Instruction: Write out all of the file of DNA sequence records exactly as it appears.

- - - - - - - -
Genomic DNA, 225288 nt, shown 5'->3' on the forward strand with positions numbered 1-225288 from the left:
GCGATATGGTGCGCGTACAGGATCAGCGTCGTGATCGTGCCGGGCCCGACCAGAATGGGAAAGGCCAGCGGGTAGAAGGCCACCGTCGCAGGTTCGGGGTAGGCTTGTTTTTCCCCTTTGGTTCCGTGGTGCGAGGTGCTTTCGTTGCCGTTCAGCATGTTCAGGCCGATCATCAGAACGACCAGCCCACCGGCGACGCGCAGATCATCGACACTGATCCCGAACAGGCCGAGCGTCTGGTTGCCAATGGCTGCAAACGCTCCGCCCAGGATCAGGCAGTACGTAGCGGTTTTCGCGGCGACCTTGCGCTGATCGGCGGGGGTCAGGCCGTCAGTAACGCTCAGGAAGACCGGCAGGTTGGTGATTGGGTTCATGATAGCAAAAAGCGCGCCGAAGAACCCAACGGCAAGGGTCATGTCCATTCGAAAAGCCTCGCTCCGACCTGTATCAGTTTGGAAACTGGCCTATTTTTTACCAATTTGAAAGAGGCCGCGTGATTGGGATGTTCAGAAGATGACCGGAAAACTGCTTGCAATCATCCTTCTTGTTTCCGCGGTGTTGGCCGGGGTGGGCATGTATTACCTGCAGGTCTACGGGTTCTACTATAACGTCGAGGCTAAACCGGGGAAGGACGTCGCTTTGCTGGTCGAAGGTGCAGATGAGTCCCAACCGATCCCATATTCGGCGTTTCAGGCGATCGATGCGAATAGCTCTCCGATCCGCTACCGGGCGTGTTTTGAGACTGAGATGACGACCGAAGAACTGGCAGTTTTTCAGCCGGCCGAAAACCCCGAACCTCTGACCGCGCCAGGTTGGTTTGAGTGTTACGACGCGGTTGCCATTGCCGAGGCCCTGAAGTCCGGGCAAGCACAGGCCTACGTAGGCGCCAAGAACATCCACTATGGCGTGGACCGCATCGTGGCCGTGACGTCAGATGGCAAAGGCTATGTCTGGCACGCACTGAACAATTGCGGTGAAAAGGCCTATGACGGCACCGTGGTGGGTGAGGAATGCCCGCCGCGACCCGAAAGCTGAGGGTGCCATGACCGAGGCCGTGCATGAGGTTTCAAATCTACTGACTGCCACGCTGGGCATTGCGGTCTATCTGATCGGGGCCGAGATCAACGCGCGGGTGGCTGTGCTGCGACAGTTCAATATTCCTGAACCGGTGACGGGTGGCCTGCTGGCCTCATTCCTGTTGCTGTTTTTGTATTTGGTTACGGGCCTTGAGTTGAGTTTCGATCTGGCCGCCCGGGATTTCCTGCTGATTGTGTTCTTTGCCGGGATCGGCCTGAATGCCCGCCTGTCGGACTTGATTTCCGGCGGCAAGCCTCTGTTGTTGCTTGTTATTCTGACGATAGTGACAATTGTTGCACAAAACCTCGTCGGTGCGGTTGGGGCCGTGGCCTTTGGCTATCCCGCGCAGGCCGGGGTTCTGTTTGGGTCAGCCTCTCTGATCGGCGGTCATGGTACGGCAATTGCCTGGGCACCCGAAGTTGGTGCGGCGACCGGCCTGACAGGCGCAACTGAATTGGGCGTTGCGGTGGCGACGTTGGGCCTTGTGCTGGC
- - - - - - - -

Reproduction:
Genomic DNA, 225288 nt, shown 5'->3' on the forward strand with positions numbered 1-225288 from the left:
GCGATATGGTGCGCGTACAGGATCAGCGTCGTGATCGTGCCGGGCCCGACCAGAATGGGAAAGGCCAGCGGGTAGAAGGCCACCGTCGCAGGTTCGGGGTAGGCTTGTTTTTCCCCTTTGGTTCCGTGGTGCGAGGTGCTTTCGTTGCCGTTCAGCATGTTCAGGCCGATCATCAGAACGACCAGCCCACCGGCGACGCGCAGATCATCGACACTGATCCCGAACAGGCCGAGCGTCTGGTTGCCAATGGCTGCAAACGCTCCGCCCAGGATCAGGCAGTACGTAGCGGTTTTCGCGGCGACCTTGCGCTGATCGGCGGGGGTCAGGCCGTCAGTAACGCTCAGGAAGACCGGCAGGTTGGTGATTGGGTTCATGATAGCAAAAAGCGCGCCGAAGAACCCAACGGCAAGGGTCATGTCCATTCGAAAAGCCTCGCTCCGACCTGTATCAGTTTGGAAACTGGCCTATTTTTTACCAATTTGAAAGAGGCCGCGTGATTGGGATGTTCAGAAGATGACCGGAAAACTGCTTGCAATCATCCTTCTTGTTTCCGCGGTGTTGGCCGGGGTGGGCATGTATTACCTGCAGGTCTACGGGTTCTACTATAACGTCGAGGCTAAACCGGGGAAGGACGTCGCTTTGCTGGTCGAAGGTGCAGATGAGTCCCAACCGATCCCATATTCGGCGTTTCAGGCGATCGATGCGAATAGCTCTCCGATCCGCTACCGGGCGTGTTTTGAGACTGAGATGACGACCGAAGAACTGGCAGTTTTTCAGCCGGCCGAAAACCCCGAACCTCTGACCGCGCCAGGTTGGTTTGAGTGTTACGACGCGGTTGCCATTGCCGAGGCCCTGAAGTCCGGGCAAGCACAGGCCTACGTAGGCGCCAAGAACATCCACTATGGCGTGGACCGCATCGTGGCCGTGACGTCAGATGGCAAAGGCTATGTCTGGCACGCACTGAACAATTGCGGTGAAAAGGCCTATGACGGCACCGTGGTGGGTGAGGAATGCCCGCCGCGACCCGAAAGCTGAGGGTGCCATGACCGAGGCCGTGCATGAGGTTTCAAATCTACTGACTGCCACGCTGGGCATTGCGGTCTATCTGATCGGGGCCGAGATCAACGCGCGGGTGGCTGTGCTGCGACAGTTCAATATTCCTGAACCGGTGACGGGTGGCCTGCTGGCCTCATTCCTGTTGCTGTTTTTGTATTTGGTTACGGGCCTTGAGTTGAGTTTCGATCTGGCCGCCCGGGATTTCCTGCTGATTGTGTTCTTTGCCGGGATCGGCCTGAATGCCCGCCTGTCGGACTTGATTTCCGGCGGCAAGCCTCTGTTGTTGCTTGTTATTCTGACGATAGTGACAATTGTTGCACAAAACCTCGTCGGTGCGGTTGGGGCCGTGGCCTTTGGCTATCCCGCGCAGGCCGGGGTTCTGTTTGGGTCAGCCTCTCTGATCGGCGGTCATGGTACGGCAATTGCCTGGGCACCCGAAGTTGGTGCGGCGACCGGCCTGACAGGCGCAACTGAATTGGGCGTTGCGGTGGCGACGTTGGGCCTTGTGCTGGC